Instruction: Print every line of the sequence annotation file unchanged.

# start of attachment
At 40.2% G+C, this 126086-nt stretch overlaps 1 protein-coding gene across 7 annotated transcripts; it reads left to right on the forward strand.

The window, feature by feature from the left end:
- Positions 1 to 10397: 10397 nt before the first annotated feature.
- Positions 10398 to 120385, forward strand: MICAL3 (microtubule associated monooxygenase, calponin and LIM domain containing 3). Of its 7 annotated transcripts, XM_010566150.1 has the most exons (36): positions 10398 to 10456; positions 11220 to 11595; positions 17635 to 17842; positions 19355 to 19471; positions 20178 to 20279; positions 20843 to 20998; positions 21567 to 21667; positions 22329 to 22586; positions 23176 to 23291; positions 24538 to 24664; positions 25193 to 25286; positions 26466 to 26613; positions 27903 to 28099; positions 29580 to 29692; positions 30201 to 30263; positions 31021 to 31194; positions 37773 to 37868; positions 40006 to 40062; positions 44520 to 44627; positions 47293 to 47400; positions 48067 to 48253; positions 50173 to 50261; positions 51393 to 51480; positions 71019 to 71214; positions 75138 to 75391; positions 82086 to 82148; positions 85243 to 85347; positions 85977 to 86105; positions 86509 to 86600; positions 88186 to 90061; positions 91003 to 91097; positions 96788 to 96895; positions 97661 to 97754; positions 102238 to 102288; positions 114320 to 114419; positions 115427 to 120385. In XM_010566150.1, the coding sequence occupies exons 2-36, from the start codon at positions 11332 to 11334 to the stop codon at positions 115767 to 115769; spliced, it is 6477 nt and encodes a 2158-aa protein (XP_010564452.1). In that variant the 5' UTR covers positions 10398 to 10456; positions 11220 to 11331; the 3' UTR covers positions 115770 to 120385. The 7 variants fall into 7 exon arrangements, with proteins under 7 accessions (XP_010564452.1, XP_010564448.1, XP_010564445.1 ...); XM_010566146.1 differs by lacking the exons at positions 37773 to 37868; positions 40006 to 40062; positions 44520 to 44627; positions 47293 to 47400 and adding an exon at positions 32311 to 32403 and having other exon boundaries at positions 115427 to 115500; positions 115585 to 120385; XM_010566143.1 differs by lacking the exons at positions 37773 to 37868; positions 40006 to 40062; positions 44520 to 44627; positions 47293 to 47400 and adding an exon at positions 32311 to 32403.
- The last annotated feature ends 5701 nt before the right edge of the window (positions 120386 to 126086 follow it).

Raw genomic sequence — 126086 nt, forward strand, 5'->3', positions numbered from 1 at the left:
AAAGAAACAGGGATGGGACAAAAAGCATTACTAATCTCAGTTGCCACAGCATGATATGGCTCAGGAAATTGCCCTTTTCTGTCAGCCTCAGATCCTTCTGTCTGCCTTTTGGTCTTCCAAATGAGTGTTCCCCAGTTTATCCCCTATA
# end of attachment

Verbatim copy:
At 40.2% G+C, this 126086-nt stretch overlaps 1 protein-coding gene across 7 annotated transcripts; it reads left to right on the forward strand.

The window, feature by feature from the left end:
- Positions 1 to 10397: 10397 nt before the first annotated feature.
- Positions 10398 to 120385, forward strand: MICAL3 (microtubule associated monooxygenase, calponin and LIM domain containing 3). Of its 7 annotated transcripts, XM_010566150.1 has the most exons (36): positions 10398 to 10456; positions 11220 to 11595; positions 17635 to 17842; positions 19355 to 19471; positions 20178 to 20279; positions 20843 to 20998; positions 21567 to 21667; positions 22329 to 22586; positions 23176 to 23291; positions 24538 to 24664; positions 25193 to 25286; positions 26466 to 26613; positions 27903 to 28099; positions 29580 to 29692; positions 30201 to 30263; positions 31021 to 31194; positions 37773 to 37868; positions 40006 to 40062; positions 44520 to 44627; positions 47293 to 47400; positions 48067 to 48253; positions 50173 to 50261; positions 51393 to 51480; positions 71019 to 71214; positions 75138 to 75391; positions 82086 to 82148; positions 85243 to 85347; positions 85977 to 86105; positions 86509 to 86600; positions 88186 to 90061; positions 91003 to 91097; positions 96788 to 96895; positions 97661 to 97754; positions 102238 to 102288; positions 114320 to 114419; positions 115427 to 120385. In XM_010566150.1, the coding sequence occupies exons 2-36, from the start codon at positions 11332 to 11334 to the stop codon at positions 115767 to 115769; spliced, it is 6477 nt and encodes a 2158-aa protein (XP_010564452.1). In that variant the 5' UTR covers positions 10398 to 10456; positions 11220 to 11331; the 3' UTR covers positions 115770 to 120385. The 7 variants fall into 7 exon arrangements, with proteins under 7 accessions (XP_010564452.1, XP_010564448.1, XP_010564445.1 ...); XM_010566146.1 differs by lacking the exons at positions 37773 to 37868; positions 40006 to 40062; positions 44520 to 44627; positions 47293 to 47400 and adding an exon at positions 32311 to 32403 and having other exon boundaries at positions 115427 to 115500; positions 115585 to 120385; XM_010566143.1 differs by lacking the exons at positions 37773 to 37868; positions 40006 to 40062; positions 44520 to 44627; positions 47293 to 47400 and adding an exon at positions 32311 to 32403.
- The last annotated feature ends 5701 nt before the right edge of the window (positions 120386 to 126086 follow it).

Raw genomic sequence — 126086 nt, forward strand, 5'->3', positions numbered from 1 at the left:
AAAGAAACAGGGATGGGACAAAAAGCATTACTAATCTCAGTTGCCACAGCATGATATGGCTCAGGAAATTGCCCTTTTCTGTCAGCCTCAGATCCTTCTGTCTGCCTTTTGGTCTTCCAAATGAGTGTTCCCCAGTTTATCCCCTATA